# Impedance of the circuit between given points

I am trying to learn one and two port networks and the book introduced Determinants and minors to calculate the impedance of the circuit. Kindly see the following question: I have managed to do the part (a) but parts (b) and (c) are not making any sense. Here is my working for part (c).

I included a current source between the indicated points and wrote KVL equations accordingly. Afterwards, calculated the 3x3 determinant for the equations. Now I am stuck and dont know which column to replace to get the required minor. Kindly explain either one of them.

Thanks!

• What did you try? Where did you get stuck? – The Photon May 13 '19 at 4:34
• I'll add my working in edits – Hassaan May 13 '19 at 4:34

For case #1, we have: simulate this circuit – Schematic created using CircuitLab

Applying nodal analysis:

\begin{align*} \frac{V_a}{R_4}+\frac{V_a}{R_6}&=1\:\text{A}+\frac{V_b}{R_4}+\frac{V_c}{R_6}\\\\ \frac{V_b}{R_2}+\frac{V_b}{R_4}+\frac{V_b}{R_5}&=\frac{V_d}{R_2}+\frac{V_a}{R_4}+\frac{V_c}{R_5}\\\\ \frac{V_c}{R_3}+\frac{V_c}{R_5}+\frac{V_c}{R_6}&=\frac{V_d}{R_3}+\frac{V_b}{R_5}+\frac{V_a}{R_6}\\\\ \frac{V_d}{R_1}+\frac{V_d}{R_2}+\frac{V_d}{R_3}&=\frac{V_b}{R_2}+\frac{V_c}{R_3} \end{align*}

From which we find $$\V_a=9.46715328467153\:\text{V}\$$ and therefore $$\R_\text{TH}\approx 9.47\:\Omega\$$.

Moving the current source to the next position, we get case #2: simulate this circuit

We find that:

\begin{align*} \frac{V_a}{R_1}+\frac{V_a}{R_4}+\frac{V_a}{R_6}&=\frac{V_d}{R_1}+\frac{V_b}{R_4}+\frac{V_c}{R_6}\\\\ \frac{V_b}{R_4}+\frac{V_b}{R_5}&=1\:\text{A}+\frac{V_a}{R_4}+\frac{V_c}{R_5}\\\\ \frac{V_c}{R_3}+\frac{V_c}{R_5}+\frac{V_c}{R_6}&=\frac{V_d}{R_3}+\frac{V_b}{R_5}+\frac{V_a}{R_6}\\\\ \frac{V_d}{R_1}+\frac{V_d}{R_2}+\frac{V_d}{R_3}&=\frac{V_a}{R_1}+\frac{V_c}{R_3} \end{align*}

From which we find $$\V_b=10.6311475409836\:\text{V}\$$ and therefore $$\R_\text{TH}\approx 10.63\:\Omega\$$.

Moving the current source to the next position, we get case #3: simulate this circuit

We find that:

\begin{align*} \frac{V_a}{R_1}+\frac{V_a}{R_4}+\frac{V_a}{R_6}&=\frac{V_d}{R_1}+\frac{V_b}{R_4}+\frac{V_c}{R_6}\\\\ \frac{V_b}{R_2}+\frac{V_b}{R_4}+\frac{V_b}{R_5}&=\frac{V_d}{R_2}+\frac{V_a}{R_4}\\\\ \frac{V_c}{R_3}+\frac{V_c}{R_6}&=1\:\text{A}+\frac{V_d}{R_3}+\frac{V_a}{R_6}\\\\ \frac{V_d}{R_1}+\frac{V_d}{R_2}+\frac{V_d}{R_3}&=\frac{V_a}{R_1}+\frac{V_b}{R_2}+\frac{V_c}{R_3} \end{align*}

From which we find $$\V_c=7.58479532163743\:\text{V}\$$ and therefore $$\R_\text{TH}\approx 7.58\:\Omega\$$.

To determine these resistances, you could advantageously use the extra-element theorem or EET forged by Dr. Middlebrook. This theorem is part of the fast analytical circuits techniques or FACTs. The principle is the following: in a complicated circuit, identify the element which makes the analysis difficult. Then derive the transfer function you need (an impedance is a transfer function) without this element in place (or replaced by a short circuit) then calculate a multiplying coefficient which once in place will give the complete expression in a clear and ordered manner.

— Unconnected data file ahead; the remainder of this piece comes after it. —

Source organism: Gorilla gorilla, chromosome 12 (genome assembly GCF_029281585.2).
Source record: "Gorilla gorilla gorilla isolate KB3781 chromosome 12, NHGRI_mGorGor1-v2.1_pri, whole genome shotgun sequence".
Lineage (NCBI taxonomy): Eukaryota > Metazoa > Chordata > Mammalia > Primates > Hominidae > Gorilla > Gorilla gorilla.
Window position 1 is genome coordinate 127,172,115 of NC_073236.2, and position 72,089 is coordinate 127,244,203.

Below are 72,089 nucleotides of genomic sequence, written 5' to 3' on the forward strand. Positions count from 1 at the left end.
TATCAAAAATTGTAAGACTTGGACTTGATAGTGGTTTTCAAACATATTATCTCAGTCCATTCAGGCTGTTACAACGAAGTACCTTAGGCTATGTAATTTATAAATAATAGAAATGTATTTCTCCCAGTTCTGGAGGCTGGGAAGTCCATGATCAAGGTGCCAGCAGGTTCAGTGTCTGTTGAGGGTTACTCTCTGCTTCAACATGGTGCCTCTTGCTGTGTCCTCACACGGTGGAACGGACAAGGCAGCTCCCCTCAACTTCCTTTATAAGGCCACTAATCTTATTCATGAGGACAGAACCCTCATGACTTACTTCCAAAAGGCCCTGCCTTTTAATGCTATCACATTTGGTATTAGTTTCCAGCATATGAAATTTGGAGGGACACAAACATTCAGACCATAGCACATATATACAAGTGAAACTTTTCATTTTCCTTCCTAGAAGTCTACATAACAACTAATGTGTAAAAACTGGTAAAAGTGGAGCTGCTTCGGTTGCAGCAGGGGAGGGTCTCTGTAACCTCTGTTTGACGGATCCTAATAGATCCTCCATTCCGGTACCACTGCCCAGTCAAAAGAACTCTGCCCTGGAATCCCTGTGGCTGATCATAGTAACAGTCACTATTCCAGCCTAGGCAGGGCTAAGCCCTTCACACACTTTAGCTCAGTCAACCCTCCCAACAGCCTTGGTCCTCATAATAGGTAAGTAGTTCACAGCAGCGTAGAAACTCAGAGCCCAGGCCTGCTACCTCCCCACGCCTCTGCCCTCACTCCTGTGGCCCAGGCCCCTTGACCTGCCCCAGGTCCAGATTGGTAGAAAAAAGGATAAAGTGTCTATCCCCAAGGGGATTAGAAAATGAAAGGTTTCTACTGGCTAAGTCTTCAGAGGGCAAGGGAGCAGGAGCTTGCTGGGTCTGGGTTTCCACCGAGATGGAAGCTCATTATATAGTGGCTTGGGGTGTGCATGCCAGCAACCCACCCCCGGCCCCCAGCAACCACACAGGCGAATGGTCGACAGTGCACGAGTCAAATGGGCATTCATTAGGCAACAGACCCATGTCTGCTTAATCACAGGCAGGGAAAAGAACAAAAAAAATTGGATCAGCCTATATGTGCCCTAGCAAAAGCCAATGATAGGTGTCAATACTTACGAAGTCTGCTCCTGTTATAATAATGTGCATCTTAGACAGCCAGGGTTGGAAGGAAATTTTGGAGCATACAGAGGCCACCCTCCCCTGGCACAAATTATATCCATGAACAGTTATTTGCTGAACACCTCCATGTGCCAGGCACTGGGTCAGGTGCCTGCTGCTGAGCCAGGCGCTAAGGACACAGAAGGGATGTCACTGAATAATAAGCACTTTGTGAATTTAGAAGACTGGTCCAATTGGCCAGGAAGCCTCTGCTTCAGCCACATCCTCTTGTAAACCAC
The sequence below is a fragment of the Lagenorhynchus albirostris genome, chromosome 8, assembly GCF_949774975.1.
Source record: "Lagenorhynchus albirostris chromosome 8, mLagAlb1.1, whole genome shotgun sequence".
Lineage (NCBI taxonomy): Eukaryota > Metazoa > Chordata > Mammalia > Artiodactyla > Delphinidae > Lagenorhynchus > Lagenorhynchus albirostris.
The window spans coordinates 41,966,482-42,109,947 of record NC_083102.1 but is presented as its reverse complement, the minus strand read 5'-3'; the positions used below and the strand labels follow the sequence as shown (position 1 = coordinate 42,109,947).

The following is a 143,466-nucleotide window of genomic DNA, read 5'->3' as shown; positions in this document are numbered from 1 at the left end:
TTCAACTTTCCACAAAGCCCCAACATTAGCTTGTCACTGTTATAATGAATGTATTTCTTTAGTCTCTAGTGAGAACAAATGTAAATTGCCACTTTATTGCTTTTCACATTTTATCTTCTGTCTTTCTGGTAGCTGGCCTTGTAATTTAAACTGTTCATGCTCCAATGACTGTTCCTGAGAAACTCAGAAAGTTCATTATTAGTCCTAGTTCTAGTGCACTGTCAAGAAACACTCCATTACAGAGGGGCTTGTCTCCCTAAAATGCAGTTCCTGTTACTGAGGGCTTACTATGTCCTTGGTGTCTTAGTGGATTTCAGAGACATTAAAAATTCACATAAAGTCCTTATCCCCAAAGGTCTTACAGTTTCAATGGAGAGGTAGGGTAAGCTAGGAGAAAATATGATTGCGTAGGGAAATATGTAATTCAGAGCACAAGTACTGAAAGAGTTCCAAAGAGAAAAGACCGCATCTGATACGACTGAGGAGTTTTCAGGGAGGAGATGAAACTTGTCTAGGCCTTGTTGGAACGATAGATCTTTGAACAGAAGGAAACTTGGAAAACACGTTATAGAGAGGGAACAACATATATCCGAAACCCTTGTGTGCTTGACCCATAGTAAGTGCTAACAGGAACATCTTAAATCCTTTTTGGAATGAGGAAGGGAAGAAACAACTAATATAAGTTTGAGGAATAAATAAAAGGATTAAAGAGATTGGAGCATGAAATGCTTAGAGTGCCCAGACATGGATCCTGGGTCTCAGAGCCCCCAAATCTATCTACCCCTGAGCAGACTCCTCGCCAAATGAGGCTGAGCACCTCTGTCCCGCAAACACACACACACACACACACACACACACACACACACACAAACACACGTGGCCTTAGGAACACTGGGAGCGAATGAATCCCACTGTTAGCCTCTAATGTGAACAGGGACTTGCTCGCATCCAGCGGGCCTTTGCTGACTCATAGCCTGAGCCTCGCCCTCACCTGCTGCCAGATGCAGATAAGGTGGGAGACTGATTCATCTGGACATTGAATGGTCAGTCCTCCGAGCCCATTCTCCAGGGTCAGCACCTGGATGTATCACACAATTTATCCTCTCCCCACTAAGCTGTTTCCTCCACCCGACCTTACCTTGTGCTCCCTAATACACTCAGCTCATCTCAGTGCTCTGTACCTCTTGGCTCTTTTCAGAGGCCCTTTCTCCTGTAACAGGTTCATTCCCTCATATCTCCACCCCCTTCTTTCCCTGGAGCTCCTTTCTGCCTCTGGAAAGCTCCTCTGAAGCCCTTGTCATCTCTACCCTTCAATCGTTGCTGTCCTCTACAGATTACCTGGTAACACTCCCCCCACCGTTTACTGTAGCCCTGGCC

In your circuit, it looks like the 2-$$\\Omega\$$ resistor (labeled $$\R_{EE}\$$) is causing troubles. We have the choice to temporarily set it to an infinite value (remove it from the circuit) or set it to zero (replace by a short circuit). We choose to remove it. Now, determine the resistance seen from terminals a and a' with $$\R_{EE}\$$ removed.

You determine the resistance offered by a port by applying a test current generator $$\I_T\$$ which is going to develop a voltage $$\V_T\$$ across its terminals. You have to determine $$\V_T\$$ and the ratio of $$\V_T\$$ over $$\I_T\$$ is the resistance you want. $$\I_T\$$ is called the excitation or stimulus while $$\V_T\$$ is the response. In this first step, without a single line of algebra, you can see that this reference value is $$\R_{ref}=R_5+R_1+R_2||(R_3+R_4)\$$. This is called inspection: you inspect the circuit by "looking" into the considered element's terminals.

Now, set the excitation $$\I_T\$$ to zero (remove the source) and "look" into $$\R_{EE}\$$ connecting terminals to express the resistance $$\R_d\$$ we want. This is shown in the below sketches. Similarly, run the exercise when the voltage $$\V_T\$$ is nulled (replace the current source by a short circuit for this degenerate case). Unfortunately, when doing so, you find that $$\R_2\$$ is now causing problems. Not a big deal and you go through an intermediate EET now considering $$\R_2\$$ as the extra element. This is shown in the below sketches: All these steps are done by inspecting the network, no KVL or KCL here. Finally, and that is the cool thing, you can simulate/test all these steps and make sure you progress through the process without making an interpretation mistake. SPICE is extremely helpful by computing dc operating points as shown below. If you bias the port with a 1-A current source, the voltage across the terminals is representative of the resistance you want. If you capture the expressions in a Mathcad sheet, the result happens at the end by combining the two EETs. And if you made a mistake, you just solve the guilty part, no need to restart from scratch.